Nebraska senators criticize bill limiting Airbnb regulations
LINCOLN, Neb. (AP) — A bill that would prevent cities from passing any regulations that prohibit short-term rentals such as those booked on Airbnb would give hosts who advertise on the app an unfair tax advantage and create safety concerns, said several Nebraska senators who urged their colleagues to kill the measure Thursday.
Senators adjourned for the day without voting on the measure, but the bill’s sponsor, Sen. Tyson Larson of O’Neill, said he has enough support to force a vote when it next comes up. He said the measure is crucial to let Nebraska residents earn extra income and avoid restrictions passed in cities around the country.
In New York City, for instance, people who rent out apartments for less than 30 days can face fines of $1,000 per unit for listing an apartment on Airbnb. Other cities have zoning codes that prohibit short-term rentals or limit the number of rentals in a neighborhood.
“We have an opportunity here to promote small entrepreneurs in our communities and ensure Nebraska does not shut down tourism,” Larson said.
Airbnb, along with ride-hailing apps like Uber and Lyft, is part of a new “sharing economy” from which Nebraska can benefit, Larson said. It won’t result in out-of-town visitors staying in Omaha neighborhoods every night but would be helpful for major events like the annual Berkshire Hathaway shareholders conference and College World Series, he said.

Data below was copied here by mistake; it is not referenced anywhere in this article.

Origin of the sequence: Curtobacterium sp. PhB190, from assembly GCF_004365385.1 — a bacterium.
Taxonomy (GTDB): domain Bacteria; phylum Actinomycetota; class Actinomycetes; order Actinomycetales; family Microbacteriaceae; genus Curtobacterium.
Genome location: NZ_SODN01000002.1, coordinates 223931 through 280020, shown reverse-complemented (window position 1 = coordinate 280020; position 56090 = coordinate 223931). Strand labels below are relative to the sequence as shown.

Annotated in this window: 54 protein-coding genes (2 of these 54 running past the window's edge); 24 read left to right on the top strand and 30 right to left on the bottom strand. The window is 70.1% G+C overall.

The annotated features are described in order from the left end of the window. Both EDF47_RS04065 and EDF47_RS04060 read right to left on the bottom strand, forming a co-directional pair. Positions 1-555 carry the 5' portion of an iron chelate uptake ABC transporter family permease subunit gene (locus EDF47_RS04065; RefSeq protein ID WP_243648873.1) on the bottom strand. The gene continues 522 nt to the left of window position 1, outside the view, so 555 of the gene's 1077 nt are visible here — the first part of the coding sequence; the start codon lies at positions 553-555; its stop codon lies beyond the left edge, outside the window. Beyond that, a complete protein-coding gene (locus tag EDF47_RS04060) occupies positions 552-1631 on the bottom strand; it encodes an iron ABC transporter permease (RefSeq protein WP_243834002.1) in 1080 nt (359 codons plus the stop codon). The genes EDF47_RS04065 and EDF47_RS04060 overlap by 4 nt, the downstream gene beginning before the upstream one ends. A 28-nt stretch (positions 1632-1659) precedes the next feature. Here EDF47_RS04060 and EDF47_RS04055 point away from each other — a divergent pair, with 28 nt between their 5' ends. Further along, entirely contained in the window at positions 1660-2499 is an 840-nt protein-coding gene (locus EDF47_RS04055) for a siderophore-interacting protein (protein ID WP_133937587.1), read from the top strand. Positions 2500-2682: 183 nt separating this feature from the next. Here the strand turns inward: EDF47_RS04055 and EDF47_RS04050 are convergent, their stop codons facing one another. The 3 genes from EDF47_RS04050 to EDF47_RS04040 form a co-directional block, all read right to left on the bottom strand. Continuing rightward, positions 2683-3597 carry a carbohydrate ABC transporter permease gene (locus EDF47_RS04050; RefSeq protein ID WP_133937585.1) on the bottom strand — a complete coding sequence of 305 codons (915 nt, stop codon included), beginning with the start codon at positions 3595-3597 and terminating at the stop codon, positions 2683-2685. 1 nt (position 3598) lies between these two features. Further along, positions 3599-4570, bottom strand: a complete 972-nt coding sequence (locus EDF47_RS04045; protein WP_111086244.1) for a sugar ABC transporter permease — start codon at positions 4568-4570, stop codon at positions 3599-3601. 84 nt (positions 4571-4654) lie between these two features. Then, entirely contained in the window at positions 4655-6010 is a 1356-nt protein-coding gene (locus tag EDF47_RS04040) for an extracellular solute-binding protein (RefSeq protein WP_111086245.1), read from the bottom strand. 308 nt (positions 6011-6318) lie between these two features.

But several Omaha-area senators opposed the bill, which they said does little to address safety concerns or ensure that Airbnb users pay into hotel/motel taxes their cities rely on to build tourism and pay municipal bonds.
“We tend to be behind all the time on trends like Uber, like Airbnb, but this is not the bill to address it,” said Sen. Carol Blood of Bellevue.
Larson said he will work on an amendment to make clear that Airbnb will collect sales tax and hotel/motel tax when customers book Nebraska homes.
The bill would only let cities pass regulations relating to public safety, including controlling traffic and enforcing fire and building codes. Cities could prohibit a short-term rental only if it housed sex offenders, was a sober living home, sold drugs, sold liquor without a license or operated as a sexually oriented business.
Any other regulations would have to apply to all homes, not just those used as short-term rentals.
Sen. Burke Harr of Omaha, who has used Airbnb, said the measure could lead to dangerous situations. He said classmates when he was in high school would rent hotel rooms after prom and get into trouble, but Airbnb lets current high school seniors do more.
“Now you rent a house,” he said. “You can do a short-term rental on a house, and you can be a lot louder and be in a lot more danger.”
Sen. Ernie Chambers of Omaha said the bill could allow a person to rent out a home or a room for 30 days, let the tenant stay without paying for one day and then rent it again for 30 days, effectively creating a long-term rental property that isn’t subject to any rules.
“You wind up running a rental property with no regulations,” he said.
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